Pseudoexfoliation syndrome (PXF) is an age-related, systemic disorder of the extracellular matrix characterized by a progressive build-up of fibrillar deposits throughout the body.1 Within ocular tissues, PXF manifests as the accumulation of extracellular matrix/fibrillar materials in the anterior segments of the eye. Moreover, PXF represents a significant risk factor for developing open-angle glaucoma.2 Progression to pseudoexfoliation glaucoma (PXFG) can occur when the accumulation of fibrillar materials within the trabecular meshwork of the eye leads to reduced aqueous humour outflow and increased intraocular pressure (IOP).3 The prognosis of PXFG is often worse than that of primary open-angle glaucoma, wherein patients may present with a higher frequency and severity of optic nerve damage at the time of diagnosis, worse visual field damage, a poorer response to medications, a more severe clinical course, and more frequent necessity for surgical intervention.4 Rates of PXFG vary worldwide, where PXFG was observed in up to 25% of people over 60 in certain Nordic populations.4,5 Indeed, PXFG is the most common form of glaucoma observed in some countries, including within Ireland.6,7
The pathogenesis of PXF and progression to PXFG are still largely unknown and most likely include a combination of genetic and nongenetic components. Genetic studies have indicated that single-nucleotide polymorphisms (SNPs) in the lysyl oxidase-like 1 (LOXL1) gene represent a significant risk factor for developing PXF and PXFG.8 An initial study carried out in a Scandinavian population identified 2 nonsynonymous SNPs within the coding region of LOXL1, namely rs1048661 (Leu141Arg) and rs3825942 (Gly153Asp), that were significantly associated with PXF and PXFG risk. Furthermore, the common haplotype (G-G) of these 2 SNPs was found to be the highest associated risk factor for PXF and PXFG.8 These results were replicated in many more populations.9–11 However, this risk haplotype was found to be switched in Japanese and South African populations, where the G-G haplotype was observed to be associated with low risk of developing PXF.12,13 In addition, the intron 1 region of LOXL1 was subsequently found to contain a promoter that drives expression of a long noncoding RNA, LOXL1-AS1.14 Several SNPs identified within this region showed a strong association with PXF in 4 independent populations. These SNPs were also found to be functional variants, wherein SNPs were demonstrated to have significant effects on LOXL1-AS1 promoter expression.14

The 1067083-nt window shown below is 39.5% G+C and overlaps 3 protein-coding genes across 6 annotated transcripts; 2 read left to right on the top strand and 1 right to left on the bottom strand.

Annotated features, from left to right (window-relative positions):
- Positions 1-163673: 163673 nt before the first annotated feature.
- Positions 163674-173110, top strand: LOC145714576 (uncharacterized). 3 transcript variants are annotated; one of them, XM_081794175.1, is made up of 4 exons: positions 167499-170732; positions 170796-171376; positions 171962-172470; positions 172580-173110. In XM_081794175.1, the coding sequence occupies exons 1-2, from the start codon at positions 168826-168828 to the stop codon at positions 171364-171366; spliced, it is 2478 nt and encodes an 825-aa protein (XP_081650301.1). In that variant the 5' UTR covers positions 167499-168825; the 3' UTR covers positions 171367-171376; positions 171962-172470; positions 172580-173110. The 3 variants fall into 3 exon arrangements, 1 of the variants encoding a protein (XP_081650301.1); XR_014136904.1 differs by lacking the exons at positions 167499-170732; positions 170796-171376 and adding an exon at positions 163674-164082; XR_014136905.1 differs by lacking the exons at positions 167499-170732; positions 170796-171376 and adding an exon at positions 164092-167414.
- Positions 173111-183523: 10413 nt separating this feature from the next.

Although these SNPs have been genotyped in many populations and Irish patients have been included in several association studies as part of a European cohort,15 no study has reported on the frequency of LOXL1 SNPs solely within an Irish population. Therefore, the aim of this study was to recruit patients from an Irish population from 3 distinct cohorts, those with PXF, PXFG, and controls, and genotype for LOXL1 SNPs associated with PXF/PXFG risk, specifically focusing on SNPs within exon 1 and intron 1. Risk alleles of all SNPs genotyped were found to be overrepresented in the pseudoexfoliation cohort (PXF/PXFG), while low-risk alleles were mainly found within the control cohort. The exon 1 SNP rs3825942 and the intron 1 SNP rs6495085 were found to be statistically associated with pseudoexfoliation (P=0.04; PXF/PXFG). Furthermore, the G-G-G haplotype constituting the risk alleles of rs1048661, rs3825942, and rs6495085 were found to be most prevalent within the PXFG cohort. PXFG patients with the G-G-G haplotype were also more likely to need surgery, suggestive of a more severe form of disease. Taken together, this study represents an independent evaluation of the prevalence and association of LOXL1 SNPs in an Irish population.